14 Mitochondrial cardiomyopathy caused by defective assembly of respiratory chain complex I

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Rationale for the study

Cardiomyopathy is an increasingly recognised presentation of mitochondrial disease in infancy. This may be an isolated finding or part of a wider multisystem disease presentation. Isolated deficiency of respiratory chain complex I is the most commonly identified biochemical defect in paediatric mitochondrial disease. Here we used a candidate gene and homozygosity mapping approach to identify the causative gene defect in two children with complex I deficiency and cardiomyopathy.


Complex I assembly was investigated in a cohort of children with isolated complex I deficiency using Blue Native polyacrylamide gel electrophoresis (BN-PAGE). An integrative genomics approach, combining homozygosity mapping and candidate gene and bioinformatics analyses, was used to search for the presumed nuclear gene defect in these patients.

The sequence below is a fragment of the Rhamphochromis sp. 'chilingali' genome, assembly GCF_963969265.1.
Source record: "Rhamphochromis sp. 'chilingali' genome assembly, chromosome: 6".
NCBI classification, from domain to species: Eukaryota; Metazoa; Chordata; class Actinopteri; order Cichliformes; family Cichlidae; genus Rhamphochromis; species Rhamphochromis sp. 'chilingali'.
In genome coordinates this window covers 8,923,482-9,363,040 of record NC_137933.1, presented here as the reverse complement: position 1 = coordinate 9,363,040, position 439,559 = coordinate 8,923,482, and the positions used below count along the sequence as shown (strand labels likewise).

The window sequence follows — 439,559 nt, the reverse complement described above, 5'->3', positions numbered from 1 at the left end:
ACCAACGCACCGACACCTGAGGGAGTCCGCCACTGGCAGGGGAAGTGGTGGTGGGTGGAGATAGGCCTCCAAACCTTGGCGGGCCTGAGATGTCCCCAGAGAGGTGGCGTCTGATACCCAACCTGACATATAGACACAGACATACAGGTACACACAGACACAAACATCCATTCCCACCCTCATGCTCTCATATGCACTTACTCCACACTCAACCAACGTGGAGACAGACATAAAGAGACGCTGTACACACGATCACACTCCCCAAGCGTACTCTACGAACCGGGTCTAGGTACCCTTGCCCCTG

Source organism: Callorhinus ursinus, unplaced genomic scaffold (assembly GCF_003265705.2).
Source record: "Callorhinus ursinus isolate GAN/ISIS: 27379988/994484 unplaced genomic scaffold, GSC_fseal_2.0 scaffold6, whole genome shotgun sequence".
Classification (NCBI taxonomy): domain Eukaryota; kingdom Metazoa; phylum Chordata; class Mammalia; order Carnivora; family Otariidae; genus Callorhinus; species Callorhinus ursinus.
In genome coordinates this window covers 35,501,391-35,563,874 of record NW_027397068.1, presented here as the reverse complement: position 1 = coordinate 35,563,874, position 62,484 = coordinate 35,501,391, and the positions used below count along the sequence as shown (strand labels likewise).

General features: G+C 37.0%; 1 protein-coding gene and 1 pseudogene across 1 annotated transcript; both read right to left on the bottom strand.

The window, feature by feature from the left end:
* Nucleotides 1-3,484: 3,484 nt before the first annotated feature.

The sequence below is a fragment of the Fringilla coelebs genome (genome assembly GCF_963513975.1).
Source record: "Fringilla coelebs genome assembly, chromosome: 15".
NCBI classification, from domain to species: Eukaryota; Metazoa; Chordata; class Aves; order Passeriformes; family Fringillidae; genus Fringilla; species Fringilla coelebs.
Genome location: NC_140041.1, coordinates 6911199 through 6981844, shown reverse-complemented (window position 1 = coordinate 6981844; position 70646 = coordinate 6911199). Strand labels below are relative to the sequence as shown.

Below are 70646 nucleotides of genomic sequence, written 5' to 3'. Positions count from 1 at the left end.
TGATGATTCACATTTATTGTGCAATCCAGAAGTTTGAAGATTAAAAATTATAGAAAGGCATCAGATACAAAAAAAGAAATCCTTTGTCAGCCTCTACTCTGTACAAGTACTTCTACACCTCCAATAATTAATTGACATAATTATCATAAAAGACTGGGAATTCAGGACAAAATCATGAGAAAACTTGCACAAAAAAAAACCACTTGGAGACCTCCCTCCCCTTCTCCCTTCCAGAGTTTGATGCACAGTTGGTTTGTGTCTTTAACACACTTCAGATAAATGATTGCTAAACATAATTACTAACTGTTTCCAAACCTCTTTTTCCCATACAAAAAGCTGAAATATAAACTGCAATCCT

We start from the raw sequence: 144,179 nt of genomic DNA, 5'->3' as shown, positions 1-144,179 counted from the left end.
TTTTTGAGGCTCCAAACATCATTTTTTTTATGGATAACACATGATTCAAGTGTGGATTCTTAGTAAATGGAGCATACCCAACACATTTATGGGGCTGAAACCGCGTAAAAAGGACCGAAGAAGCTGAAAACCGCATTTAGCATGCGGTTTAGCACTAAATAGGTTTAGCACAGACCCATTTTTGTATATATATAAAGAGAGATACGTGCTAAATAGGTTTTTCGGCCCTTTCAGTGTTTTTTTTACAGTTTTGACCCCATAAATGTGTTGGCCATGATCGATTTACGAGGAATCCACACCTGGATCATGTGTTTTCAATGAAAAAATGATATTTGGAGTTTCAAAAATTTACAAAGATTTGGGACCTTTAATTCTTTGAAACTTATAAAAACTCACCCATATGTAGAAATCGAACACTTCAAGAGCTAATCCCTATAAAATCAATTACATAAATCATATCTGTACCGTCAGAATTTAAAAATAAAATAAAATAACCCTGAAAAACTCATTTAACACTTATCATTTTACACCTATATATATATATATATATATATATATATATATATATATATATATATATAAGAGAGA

BN-PAGE analysis provided evidence of defective assembly of the complex I holoenzyme in several patients. Two patients were shown to have cardiomyopathy caused by mutations in two different complex I assembly factor genes. The mutations segregated with disease in each family and were absent in >200 control alleles. Western blot analysis demonstrated reduced steady-state level of the mutated proteins, and lentiviral rescue was used to confirm the genetic defect in one case.


Mitochondrial complex I deficiency is an important cause of infantile-onset cardiomyopathy. This disorder is extremely genetically heterogeneous, but identification of the precise genetic defect is important, since this will inform treatment options, provide more accurate information regarding recurrence risks, and allow prevention of further cases by prenatal or preimplantation genetic diagnosis.

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